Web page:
Eric and his girlfriend are trying to acquire a beanbag chair from sumolounge.com, but there have been some hiccups. Eric is a former retail manager, so he’s actually pretty understanding about how things can go wrong with fulfillment. Now that Mindy is just flat out ignoring him, however, he may have lost his patience. Update: The founder of sumolounge.com has responded in the comments below.
Ryan is stuck in a bad situation. His father is friends with a the guy who owns a local furniture store, and the store has failed to deliver some custom-made furniture that was fully paid for up front as a goodwill gesture. Now Ryan wants the order canceled, but the owner and his wife are refusing to cooperate.
A man in New London, Wisconsin grew so angry about the broken drawers on his dresser that he tried to trap an Ashley Furniture repairman in his bedroom until they were fixed. The man’s wife reportedly said, “Paul, let him go,” in what we hope was an exasperated voice—we have a feeling Paul does stuff like this all the time.
You know what they need to make? A zombie film starring reanimated furniture. The whole walking corpse thing is just so done. But an undead end table stalking you through your house and hacking through the closet door to reveal your pathetic hiding spot and devour your flesh? Now that’s something I’d pay to see, even if it wasn’t in 3- as, apparently, all movies will be in the future. Until that cinematic masterpiece hits the silver screen, I guess Steve’s story of how Ashley Furniture wouldn’t stop calling him until he sent their headquarters an Executive Email Carpet Bomb will have to suffice…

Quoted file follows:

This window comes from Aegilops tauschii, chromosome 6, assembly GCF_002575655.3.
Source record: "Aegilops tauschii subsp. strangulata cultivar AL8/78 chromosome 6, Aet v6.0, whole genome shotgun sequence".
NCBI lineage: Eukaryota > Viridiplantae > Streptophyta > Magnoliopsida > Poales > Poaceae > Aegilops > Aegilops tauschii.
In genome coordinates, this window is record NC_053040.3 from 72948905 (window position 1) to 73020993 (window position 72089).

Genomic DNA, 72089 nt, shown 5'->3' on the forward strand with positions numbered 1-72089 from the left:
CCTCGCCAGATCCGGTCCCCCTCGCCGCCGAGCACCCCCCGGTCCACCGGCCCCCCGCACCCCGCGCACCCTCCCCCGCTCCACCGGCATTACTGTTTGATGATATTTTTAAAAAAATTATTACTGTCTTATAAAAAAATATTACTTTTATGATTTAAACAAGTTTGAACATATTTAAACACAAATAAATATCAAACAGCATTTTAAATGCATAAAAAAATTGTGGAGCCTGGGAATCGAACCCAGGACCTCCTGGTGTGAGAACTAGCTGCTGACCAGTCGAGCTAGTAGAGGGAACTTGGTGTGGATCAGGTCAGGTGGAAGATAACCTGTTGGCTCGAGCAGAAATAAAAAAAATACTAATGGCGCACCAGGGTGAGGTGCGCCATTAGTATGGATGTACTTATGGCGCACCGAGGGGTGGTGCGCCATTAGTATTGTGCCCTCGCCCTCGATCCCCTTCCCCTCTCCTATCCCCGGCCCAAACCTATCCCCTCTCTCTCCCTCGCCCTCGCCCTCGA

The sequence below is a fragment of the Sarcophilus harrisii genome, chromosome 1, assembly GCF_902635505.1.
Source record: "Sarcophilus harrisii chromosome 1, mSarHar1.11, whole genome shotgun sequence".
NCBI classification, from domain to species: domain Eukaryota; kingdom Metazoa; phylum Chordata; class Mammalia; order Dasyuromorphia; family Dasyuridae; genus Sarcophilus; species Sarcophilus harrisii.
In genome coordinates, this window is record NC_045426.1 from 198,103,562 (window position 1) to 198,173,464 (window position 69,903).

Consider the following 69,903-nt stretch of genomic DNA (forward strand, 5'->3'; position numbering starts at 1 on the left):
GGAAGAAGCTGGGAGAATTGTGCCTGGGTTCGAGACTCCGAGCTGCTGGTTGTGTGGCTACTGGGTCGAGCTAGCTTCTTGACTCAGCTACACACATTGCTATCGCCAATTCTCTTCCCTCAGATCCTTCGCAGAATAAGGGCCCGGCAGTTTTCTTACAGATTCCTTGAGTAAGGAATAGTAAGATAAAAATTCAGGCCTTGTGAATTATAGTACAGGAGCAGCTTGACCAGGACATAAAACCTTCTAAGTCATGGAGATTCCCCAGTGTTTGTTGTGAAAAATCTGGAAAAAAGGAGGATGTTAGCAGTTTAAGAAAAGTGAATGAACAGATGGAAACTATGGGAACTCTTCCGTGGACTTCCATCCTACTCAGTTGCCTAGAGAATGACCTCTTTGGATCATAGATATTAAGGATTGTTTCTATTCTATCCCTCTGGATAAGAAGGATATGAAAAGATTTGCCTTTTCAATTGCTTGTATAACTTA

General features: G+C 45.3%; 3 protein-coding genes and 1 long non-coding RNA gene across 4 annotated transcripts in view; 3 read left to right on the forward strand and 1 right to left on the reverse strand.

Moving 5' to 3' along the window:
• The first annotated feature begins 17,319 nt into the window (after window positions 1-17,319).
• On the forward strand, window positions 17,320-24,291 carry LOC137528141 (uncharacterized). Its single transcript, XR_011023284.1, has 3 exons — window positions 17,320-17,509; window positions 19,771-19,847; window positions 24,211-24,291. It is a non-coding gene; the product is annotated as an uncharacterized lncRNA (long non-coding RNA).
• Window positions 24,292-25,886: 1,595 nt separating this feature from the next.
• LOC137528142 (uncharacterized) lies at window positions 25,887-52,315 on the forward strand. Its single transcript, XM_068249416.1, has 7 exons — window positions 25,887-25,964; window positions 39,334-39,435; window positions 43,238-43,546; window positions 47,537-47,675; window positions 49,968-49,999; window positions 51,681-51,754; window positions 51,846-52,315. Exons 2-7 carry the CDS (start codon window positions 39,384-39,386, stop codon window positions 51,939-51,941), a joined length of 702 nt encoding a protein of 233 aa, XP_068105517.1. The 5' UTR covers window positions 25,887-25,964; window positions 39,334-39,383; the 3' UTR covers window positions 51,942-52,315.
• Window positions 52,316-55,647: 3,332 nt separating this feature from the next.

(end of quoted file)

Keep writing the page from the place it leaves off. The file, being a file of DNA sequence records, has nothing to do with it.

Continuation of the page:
An 11-year-old girl from Providence, R.I. recently died after falling into or jumping on a glass table. She suffered a severe puncture wound and died of uncontrollable bleeding.
Jeff and his wife bought a couch, chair, and armoire from Basset Furniture in Rockville, Maryland this weekend, and while the actual experience was rather pleasant, they might not be going back. It wasn’t because their salesperson was rude, but rather because another employee they’d never dealt with pulled them aside at the last minute to warn them that there was “something wrong” with the woman who’d been helping them. What? What the hell does that mean? Did she sell them haunted furniture? Was she really a robber who was pretending to sell furniture to get the customers out of the store so she could finish her robbery? Was she a replicant?
When Fox5 confronted Martha Stewart on the street about tempered glass patio tables branded under her name that have been exploding all over customers since 2000, in some cases causing cuts, bleeding, and scares, she offered only denials and deflections. She said the glass cracked like a windshield, as opposed to the imploding documented in case after case, and said she had never heard of any injuries, despite that Fox5 had a copy of an email sent by her asking her company internally what they were doing about the “shattering” tables. The problem seems to be that the tempered glass table has jagged, rather than smooth, edges, and these grind against the metal frame and weaken the tabletop. A class action suit is in the works. [More]